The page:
McQuillin v. Hartford Life and Accident Ins. Co., 2022 WL 2029879 (2d Cir. 2022)
Available at https://www.ca2.uscourts.gov/decisions/isysquery/f63532d4-6ebe-4bc0-966b-11020fbb0f63/2/doc/21-1514_opn.pdf#xml=https://www.ca2.uscourts.gov/decisions/isysquery/f63532d4-6ebe-4bc0-966b-11020fbb0f63/2/hilite/
The Second Circuit has held that a participant was deemed to have exhausted a benefit plan’s administrative remedies and could file a lawsuit because the plan administrator failed to provide a final determination within the time required under ERISA’s claim procedures. (In general, participants must exhaust all available plan procedures before filing a lawsuit.) The participant’s original claim for disability benefits was denied in a letter stating that he had not submitted sufficient proof of loss for the plan administrator to evaluate the existence of a disability. The letter also indicated that the participant could appeal the decision, that the administrator was required to provide a final decision within 45 days of the appeal, that the 45-day period could be extended with prior written notice, and that the participant could file a lawsuit if he disagreed with the decision on appeal. The participant appealed, and when 46 days passed without a denial or grant of benefits (or an extension of the review time) from the administrator, he filed this lawsuit. The trial court dismissed the suit on the basis that the participant had failed to exhaust his plan remedies because his claim was still under review by the administrator when the suit was filed.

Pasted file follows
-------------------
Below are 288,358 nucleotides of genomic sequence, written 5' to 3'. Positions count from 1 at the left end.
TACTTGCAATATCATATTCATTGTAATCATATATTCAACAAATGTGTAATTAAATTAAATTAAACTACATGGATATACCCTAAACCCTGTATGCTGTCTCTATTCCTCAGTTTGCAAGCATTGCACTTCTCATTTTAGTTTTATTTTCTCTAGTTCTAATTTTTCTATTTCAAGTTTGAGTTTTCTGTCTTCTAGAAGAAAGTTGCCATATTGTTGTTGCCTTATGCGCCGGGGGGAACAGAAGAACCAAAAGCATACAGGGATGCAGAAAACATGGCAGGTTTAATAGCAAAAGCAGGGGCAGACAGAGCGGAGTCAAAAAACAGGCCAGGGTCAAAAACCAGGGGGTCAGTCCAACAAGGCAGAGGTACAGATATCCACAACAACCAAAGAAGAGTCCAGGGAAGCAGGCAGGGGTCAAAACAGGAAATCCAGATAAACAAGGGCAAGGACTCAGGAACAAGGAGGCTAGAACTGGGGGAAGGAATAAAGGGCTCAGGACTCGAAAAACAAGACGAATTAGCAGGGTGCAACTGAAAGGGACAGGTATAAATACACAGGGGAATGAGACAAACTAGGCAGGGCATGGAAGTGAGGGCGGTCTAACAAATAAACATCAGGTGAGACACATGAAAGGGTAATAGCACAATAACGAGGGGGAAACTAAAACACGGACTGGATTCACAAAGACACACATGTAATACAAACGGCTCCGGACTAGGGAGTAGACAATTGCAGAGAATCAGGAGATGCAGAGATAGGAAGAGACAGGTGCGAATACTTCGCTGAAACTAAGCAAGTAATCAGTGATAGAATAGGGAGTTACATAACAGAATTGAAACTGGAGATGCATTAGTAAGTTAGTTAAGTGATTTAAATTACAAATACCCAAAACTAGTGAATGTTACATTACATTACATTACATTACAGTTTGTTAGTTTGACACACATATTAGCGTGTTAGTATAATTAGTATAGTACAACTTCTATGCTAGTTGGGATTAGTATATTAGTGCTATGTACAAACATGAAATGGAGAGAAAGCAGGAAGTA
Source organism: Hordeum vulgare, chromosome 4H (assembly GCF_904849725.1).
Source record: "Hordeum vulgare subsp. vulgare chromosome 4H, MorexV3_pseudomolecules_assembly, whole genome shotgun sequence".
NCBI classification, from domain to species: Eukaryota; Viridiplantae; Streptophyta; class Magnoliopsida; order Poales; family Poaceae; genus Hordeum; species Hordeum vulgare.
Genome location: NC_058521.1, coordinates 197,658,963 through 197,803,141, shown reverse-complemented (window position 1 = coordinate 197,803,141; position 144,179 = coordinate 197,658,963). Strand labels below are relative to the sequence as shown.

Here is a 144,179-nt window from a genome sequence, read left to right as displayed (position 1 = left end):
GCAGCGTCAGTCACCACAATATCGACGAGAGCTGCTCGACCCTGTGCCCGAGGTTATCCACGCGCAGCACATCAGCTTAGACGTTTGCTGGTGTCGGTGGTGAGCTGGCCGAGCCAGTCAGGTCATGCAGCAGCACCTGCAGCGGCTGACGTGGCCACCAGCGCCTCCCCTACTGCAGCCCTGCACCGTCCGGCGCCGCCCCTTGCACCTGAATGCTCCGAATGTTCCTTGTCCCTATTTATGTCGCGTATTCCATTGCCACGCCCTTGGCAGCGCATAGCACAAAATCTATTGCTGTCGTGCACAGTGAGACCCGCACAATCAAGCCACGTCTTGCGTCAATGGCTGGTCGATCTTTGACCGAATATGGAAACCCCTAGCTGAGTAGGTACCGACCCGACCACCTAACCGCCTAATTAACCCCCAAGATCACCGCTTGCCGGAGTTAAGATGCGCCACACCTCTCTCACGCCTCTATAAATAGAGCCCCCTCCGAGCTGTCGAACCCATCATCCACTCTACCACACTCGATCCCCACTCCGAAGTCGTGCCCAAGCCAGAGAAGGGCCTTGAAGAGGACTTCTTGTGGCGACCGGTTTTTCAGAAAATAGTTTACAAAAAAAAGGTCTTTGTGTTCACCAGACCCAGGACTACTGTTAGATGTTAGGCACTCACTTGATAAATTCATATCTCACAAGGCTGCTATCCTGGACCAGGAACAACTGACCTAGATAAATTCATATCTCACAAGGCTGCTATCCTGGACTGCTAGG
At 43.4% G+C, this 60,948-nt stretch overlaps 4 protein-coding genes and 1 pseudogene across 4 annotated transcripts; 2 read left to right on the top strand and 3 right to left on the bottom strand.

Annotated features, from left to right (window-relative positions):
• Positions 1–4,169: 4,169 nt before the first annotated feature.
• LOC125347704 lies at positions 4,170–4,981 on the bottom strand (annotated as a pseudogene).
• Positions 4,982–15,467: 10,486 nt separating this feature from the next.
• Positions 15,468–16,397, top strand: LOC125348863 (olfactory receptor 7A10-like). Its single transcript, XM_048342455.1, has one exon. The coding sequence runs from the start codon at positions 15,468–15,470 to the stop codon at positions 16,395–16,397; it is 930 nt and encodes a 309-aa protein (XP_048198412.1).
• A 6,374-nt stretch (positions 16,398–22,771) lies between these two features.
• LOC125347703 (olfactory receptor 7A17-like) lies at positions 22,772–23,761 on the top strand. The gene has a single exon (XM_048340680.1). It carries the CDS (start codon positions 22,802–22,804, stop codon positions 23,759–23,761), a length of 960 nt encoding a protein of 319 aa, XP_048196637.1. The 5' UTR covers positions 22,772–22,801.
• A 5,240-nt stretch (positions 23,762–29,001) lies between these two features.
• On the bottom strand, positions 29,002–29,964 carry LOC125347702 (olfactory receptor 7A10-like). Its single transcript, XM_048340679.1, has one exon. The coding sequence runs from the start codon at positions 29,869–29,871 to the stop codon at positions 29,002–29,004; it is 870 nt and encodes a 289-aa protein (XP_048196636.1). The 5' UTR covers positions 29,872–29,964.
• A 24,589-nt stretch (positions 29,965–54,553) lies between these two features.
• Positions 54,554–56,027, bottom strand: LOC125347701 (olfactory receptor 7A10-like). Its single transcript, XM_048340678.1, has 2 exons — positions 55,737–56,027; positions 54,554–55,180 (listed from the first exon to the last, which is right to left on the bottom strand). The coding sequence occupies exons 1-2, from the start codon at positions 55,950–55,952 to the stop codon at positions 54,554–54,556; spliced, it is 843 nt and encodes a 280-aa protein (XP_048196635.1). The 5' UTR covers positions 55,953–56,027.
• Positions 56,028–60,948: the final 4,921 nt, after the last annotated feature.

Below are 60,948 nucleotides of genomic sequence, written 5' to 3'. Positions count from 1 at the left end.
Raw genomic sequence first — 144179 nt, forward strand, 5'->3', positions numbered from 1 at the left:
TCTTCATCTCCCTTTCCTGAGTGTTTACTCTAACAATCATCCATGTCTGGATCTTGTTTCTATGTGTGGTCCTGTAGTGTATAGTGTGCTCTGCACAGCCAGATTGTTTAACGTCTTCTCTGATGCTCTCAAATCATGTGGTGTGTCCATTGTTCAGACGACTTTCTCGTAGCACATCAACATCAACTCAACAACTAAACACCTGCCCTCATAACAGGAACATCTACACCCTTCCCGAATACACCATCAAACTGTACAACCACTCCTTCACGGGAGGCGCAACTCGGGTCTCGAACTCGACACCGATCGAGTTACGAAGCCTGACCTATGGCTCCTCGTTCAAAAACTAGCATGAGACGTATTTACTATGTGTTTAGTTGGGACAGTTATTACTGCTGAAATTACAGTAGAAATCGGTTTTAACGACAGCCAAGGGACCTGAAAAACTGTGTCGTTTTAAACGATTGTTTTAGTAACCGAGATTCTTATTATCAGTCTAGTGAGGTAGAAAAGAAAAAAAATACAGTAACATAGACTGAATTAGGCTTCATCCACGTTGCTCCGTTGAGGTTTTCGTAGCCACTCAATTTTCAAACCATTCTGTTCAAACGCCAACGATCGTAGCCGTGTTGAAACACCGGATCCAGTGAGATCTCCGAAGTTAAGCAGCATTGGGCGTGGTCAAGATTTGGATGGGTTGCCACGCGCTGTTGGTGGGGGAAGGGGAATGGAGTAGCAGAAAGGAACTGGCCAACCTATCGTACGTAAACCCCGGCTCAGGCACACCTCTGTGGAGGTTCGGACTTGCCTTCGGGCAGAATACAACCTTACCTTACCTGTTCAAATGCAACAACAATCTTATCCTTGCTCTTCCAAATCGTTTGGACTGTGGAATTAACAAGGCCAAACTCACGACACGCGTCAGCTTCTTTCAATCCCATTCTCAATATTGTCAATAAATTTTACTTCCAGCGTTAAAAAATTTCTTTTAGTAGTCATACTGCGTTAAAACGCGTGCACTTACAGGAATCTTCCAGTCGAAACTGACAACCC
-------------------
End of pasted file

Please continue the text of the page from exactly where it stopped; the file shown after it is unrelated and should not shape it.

The appellate court reversed the trial court’s decision, rejecting the administrator’s argument that a letter sent to the participant 12 days after his appeal “overturning” the original denial and indicating that the matter had been forwarded to its claim department for further consideration was a timely decision on review. According to the court, ERISA required a final grant or denial of benefits within 45 days of the participant’s appeal (absent special circumstances requiring an extension), and the letter was not a final benefit determination. Consequently, the participant was deemed to have exhausted his plan remedies and could file suit. The court sent the case back to the trial court for further proceedings.
EBIA Comment: The decision in this case reminds us of the importance of establishing and following claims procedures that are consistent with ERISA’s requirements. Failure to do so may result in a claimant being allowed to file a lawsuit against the plan without having exhausted the plan’s administrative remedies, and potential loss of the favorable arbitrary and capricious standard of review. For more information, see EBIA’s ERISA Compliance manual at Sections XXXV.B.3 (“Consequences of Noncompliance”), XXXV.E (“Timelines for Disability and Other Non-Health Decisions”), and XXXVI.B (“Exhaustion of Plan Administrative Claims Procedures”). See also EBIA’s 401(k) Plans manual at Section XXXVII.C (“Exhaustion of Plan Administrative Claims Procedures”) and EBIA’s Self-Insured Health Plans manual at Section XXVI.J.1 (“Exhaustion of Plan Administrative Claims Procedures”).
Contributing Editors: EBIA Staff.